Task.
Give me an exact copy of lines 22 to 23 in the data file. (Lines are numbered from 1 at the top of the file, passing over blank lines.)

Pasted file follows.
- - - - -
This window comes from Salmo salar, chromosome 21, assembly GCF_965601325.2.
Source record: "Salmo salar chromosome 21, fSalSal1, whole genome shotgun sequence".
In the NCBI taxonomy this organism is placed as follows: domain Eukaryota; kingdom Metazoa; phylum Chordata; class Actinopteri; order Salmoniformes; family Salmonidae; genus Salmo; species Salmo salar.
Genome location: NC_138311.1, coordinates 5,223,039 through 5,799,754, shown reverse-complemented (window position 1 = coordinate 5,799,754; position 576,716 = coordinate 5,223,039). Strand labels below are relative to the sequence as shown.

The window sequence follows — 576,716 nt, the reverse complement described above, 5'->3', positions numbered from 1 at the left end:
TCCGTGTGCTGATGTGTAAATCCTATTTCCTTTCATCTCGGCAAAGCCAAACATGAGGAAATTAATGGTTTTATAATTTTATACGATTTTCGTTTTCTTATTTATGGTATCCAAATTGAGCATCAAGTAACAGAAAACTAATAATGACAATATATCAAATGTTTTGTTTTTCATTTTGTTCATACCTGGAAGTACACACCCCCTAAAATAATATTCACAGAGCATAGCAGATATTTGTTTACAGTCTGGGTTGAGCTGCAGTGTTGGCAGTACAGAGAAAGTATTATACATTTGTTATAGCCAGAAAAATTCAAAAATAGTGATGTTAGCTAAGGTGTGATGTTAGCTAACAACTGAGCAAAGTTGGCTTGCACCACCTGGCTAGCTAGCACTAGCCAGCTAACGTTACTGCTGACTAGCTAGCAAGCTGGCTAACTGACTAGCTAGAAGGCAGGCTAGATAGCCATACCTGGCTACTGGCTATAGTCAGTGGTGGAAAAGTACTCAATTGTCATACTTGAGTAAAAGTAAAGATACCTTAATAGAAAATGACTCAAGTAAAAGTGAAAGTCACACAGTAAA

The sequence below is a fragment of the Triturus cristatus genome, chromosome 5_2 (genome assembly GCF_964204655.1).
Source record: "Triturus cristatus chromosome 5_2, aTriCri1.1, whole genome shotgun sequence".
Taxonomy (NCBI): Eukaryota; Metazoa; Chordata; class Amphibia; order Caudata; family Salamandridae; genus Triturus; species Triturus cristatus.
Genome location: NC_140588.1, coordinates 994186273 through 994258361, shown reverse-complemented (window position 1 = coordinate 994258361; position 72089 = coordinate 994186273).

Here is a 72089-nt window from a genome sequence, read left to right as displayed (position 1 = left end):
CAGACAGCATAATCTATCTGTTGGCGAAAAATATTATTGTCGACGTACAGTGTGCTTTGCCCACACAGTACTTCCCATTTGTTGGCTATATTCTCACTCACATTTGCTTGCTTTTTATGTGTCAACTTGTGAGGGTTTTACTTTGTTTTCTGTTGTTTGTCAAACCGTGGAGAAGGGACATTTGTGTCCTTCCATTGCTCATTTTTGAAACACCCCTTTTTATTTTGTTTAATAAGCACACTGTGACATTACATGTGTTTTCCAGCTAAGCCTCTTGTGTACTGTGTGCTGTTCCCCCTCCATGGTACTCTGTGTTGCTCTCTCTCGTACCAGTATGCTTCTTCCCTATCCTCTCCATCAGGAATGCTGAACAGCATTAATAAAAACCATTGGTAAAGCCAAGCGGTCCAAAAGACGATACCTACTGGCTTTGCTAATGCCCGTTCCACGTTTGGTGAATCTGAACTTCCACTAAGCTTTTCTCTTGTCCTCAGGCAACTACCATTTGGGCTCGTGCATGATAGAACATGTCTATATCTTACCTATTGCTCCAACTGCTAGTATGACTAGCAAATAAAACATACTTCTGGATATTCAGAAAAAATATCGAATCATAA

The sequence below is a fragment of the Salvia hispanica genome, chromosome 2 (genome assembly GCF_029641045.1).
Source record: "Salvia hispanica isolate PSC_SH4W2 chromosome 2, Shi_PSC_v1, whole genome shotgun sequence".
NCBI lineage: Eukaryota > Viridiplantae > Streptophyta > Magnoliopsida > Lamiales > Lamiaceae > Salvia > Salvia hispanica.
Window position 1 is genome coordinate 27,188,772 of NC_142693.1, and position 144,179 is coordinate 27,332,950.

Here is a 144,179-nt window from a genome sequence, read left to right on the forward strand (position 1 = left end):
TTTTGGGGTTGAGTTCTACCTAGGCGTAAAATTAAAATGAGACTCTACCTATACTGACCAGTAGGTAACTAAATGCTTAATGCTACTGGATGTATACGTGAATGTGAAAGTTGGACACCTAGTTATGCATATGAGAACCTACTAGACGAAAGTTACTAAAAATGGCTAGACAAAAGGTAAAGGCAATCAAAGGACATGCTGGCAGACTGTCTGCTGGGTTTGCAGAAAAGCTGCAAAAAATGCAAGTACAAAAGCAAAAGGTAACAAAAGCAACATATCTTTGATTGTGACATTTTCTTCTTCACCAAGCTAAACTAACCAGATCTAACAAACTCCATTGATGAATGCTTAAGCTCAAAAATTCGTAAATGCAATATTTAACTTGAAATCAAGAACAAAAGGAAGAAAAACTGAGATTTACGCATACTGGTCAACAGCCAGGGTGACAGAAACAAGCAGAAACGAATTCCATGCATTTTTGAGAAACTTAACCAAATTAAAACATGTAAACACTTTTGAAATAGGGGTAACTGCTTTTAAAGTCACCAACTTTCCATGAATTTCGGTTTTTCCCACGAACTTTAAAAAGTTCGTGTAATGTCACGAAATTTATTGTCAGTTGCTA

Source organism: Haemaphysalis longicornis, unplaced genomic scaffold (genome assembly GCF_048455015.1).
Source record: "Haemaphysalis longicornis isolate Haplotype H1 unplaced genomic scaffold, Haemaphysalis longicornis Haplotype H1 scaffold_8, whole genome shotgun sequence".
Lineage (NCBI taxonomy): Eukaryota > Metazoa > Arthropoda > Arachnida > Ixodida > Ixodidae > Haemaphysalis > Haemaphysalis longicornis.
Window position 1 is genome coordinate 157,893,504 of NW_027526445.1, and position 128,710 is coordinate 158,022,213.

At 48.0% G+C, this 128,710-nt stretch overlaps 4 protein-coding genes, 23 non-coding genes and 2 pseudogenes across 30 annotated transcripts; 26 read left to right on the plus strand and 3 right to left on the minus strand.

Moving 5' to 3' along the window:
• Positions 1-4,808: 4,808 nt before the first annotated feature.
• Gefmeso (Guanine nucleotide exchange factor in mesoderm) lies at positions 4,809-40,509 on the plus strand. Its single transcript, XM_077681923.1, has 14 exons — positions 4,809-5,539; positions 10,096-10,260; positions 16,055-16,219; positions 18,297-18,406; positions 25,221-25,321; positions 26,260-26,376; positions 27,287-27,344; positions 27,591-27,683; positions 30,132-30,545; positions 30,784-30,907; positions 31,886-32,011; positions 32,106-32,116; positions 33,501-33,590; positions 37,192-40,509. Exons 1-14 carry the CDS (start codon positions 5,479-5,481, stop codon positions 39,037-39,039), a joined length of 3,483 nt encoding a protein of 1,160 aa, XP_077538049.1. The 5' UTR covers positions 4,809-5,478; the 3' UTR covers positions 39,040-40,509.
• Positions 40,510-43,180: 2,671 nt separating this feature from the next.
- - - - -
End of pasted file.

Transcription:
Window position 1 is genome coordinate 157,893,504 of NW_027526445.1, and position 128,710 is coordinate 158,022,213.

At 48.0% G+C, this 128,710-nt stretch overlaps 4 protein-coding genes, 23 non-coding genes and 2 pseudogenes across 30 annotated transcripts; 26 read left to right on the plus strand and 3 right to left on the minus strand.